Professor Harald Winkler, of the University of Cape Town’s (UCT) Energy Research Centre (ERC), has hailed a new framework published this week in Nature Climate Change as critical to help countries strategise towards zero emissions – without sacrificing sustainable development.
The “dashboard” is the work of the Deep Decarbonization Pathways (DDP) network, a group of research teams formed in 2014 to help countries build national long-term strategies compatible with ambitious climate objectives. Today it undertakes research in almost 40 countries.
The paper illustrates how DDP research can help stakeholders design plans – which are invited under the Paris Climate Agreement of 2015 – and implement country-led actions that are both aligned with climate science and sensitive to local conditions and development goals.
It also aims to help build public support for policies and applicable intervention measures within countries by highlighting the developmental benefits.
Winkler, who together with his colleagues at the ERC undertakes research on deep carbonisation issues in South Africa, explained that national models have a key role to play in translating national development narratives into quantifiable scenarios.
South Africa’s challenge
“The challenge in South Africa is to reduce poverty, inequality and greenhouse gas emissions, all at the same time,” he said, adding that the DDP work confirms socio-economic indicators such as poverty and unemployment as crucial issues for consideration within a national climate change plan.
“It shows how to build concretely, in different national contexts, strategies towards zero emissions that go hand in hand with sustainable development.”
“The ‘dashboard’ developed by the DDP network is key to identifying critical development and climate metrics, enabling aggregation across different context-sensitive national modelling tools.”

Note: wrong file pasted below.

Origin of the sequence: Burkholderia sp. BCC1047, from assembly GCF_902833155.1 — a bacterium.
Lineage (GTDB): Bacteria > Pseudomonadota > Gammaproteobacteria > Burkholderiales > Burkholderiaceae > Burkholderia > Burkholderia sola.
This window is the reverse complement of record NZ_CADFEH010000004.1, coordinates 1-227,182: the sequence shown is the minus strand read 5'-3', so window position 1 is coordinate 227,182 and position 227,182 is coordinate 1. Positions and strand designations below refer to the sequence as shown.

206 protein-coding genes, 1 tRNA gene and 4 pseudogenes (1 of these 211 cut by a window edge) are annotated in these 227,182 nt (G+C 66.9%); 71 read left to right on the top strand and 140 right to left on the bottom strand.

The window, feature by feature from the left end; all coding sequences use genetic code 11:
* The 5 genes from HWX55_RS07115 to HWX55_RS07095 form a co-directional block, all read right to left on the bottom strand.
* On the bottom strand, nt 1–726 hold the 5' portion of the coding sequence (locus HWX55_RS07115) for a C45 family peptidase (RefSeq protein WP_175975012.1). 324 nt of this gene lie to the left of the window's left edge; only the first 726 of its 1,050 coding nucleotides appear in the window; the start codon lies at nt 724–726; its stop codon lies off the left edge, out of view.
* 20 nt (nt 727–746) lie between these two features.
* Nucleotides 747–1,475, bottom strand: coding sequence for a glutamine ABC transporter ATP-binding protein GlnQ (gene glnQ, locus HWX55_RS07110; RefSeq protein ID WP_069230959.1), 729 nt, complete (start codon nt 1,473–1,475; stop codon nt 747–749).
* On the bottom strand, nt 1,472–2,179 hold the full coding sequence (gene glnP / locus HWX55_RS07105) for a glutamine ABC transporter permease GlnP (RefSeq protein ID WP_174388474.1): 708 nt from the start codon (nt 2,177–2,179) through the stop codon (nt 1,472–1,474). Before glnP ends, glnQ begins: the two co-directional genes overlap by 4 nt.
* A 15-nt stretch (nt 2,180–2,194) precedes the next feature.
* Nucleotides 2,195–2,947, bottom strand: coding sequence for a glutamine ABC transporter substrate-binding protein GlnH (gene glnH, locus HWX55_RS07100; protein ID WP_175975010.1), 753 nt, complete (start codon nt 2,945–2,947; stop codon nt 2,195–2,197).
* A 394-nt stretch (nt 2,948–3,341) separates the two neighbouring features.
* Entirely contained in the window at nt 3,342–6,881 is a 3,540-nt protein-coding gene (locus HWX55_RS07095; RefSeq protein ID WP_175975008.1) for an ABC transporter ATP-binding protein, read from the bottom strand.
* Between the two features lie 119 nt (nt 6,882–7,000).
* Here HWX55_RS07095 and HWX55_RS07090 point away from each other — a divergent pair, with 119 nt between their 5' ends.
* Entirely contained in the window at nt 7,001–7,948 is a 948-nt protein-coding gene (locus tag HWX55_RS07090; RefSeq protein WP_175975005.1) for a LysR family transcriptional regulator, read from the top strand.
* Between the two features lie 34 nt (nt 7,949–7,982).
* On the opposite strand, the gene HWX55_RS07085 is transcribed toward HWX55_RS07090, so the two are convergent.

Dr Henri Waisman, who leads the DDP initiative at the Institute for Sustainable Development and International Relations (IDDRI) and is first author of the paper, said all the countries they analysed had demonstrated it is possible to achieve “deep decarbonisation” by 2050 – and in a way that meets each one’s socio-economic priorities.
“Based on lessons learnt from this scientific work, our paper describes our framework for pathway design, which could be widely adopted by countries developing their strategies to meet global climate goals,” he explained.
The Paris Agreement requires countries to formulate “long-term low greenhouse gas emission development strategies” that are consistent with global greenhouse gas emission neutrality as early as possible in the second half of the 21st century.
Intergovernmental Panel on Climate Change (IPCC) co-chair Dr Valérie Masson-Delmotte said the work of the DDP network complements and reinforces the assessment of the IPCC special report titled Global Warming of 1.5°C.
“It shows how to build concretely, in different national contexts, strategies towards zero emissions that go hand in hand with sustainable development,” she said.
This work is licensed under a Creative Commons Attribution-NoDerivatives 4.0 International License.
Please view the republishing articles page for more information.